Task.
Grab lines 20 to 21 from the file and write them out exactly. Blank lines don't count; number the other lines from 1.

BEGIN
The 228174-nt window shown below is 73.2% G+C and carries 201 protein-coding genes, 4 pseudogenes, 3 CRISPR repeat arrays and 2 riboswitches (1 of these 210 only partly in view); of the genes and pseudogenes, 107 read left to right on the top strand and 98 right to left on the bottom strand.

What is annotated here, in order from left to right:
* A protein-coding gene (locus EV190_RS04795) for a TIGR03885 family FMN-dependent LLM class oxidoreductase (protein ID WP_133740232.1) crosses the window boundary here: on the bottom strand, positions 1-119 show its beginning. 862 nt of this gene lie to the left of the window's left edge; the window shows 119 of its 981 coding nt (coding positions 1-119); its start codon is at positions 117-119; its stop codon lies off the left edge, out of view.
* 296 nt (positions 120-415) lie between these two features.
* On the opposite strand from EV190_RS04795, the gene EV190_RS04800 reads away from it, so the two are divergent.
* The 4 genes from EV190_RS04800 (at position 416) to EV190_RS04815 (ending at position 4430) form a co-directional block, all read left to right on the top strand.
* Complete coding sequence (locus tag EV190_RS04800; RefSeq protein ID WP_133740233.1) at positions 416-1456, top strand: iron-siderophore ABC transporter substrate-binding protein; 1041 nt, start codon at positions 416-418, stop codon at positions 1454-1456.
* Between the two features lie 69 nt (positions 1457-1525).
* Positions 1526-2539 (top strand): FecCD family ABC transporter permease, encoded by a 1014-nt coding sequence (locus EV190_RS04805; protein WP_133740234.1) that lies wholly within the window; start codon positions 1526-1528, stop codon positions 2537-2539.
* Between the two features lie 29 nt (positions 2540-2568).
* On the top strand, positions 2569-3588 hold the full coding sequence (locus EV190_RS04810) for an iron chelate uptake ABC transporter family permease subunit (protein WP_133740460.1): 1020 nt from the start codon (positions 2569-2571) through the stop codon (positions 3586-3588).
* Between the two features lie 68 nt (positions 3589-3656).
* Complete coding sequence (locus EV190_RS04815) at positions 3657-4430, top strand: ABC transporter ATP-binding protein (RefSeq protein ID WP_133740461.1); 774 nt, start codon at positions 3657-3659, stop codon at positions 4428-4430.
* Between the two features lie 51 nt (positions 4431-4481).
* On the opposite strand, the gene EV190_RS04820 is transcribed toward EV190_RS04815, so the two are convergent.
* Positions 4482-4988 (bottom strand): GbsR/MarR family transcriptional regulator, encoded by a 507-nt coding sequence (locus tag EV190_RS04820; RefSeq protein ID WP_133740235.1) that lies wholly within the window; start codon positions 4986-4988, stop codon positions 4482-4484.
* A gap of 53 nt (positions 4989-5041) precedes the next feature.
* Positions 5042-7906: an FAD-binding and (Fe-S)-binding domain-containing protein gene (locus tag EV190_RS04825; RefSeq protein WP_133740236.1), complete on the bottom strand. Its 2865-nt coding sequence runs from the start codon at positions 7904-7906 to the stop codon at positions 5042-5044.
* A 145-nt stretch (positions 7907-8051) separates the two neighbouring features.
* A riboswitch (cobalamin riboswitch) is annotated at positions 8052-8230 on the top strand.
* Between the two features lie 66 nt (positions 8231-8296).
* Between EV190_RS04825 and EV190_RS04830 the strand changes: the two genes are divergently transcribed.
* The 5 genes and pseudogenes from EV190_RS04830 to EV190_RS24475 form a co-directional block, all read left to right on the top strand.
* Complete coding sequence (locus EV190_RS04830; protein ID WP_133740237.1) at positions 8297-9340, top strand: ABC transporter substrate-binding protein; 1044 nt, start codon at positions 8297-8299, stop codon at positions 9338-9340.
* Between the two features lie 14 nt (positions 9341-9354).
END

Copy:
* A riboswitch (cobalamin riboswitch) is annotated at positions 8052-8230 on the top strand.
* Between the two features lie 66 nt (positions 8231-8296).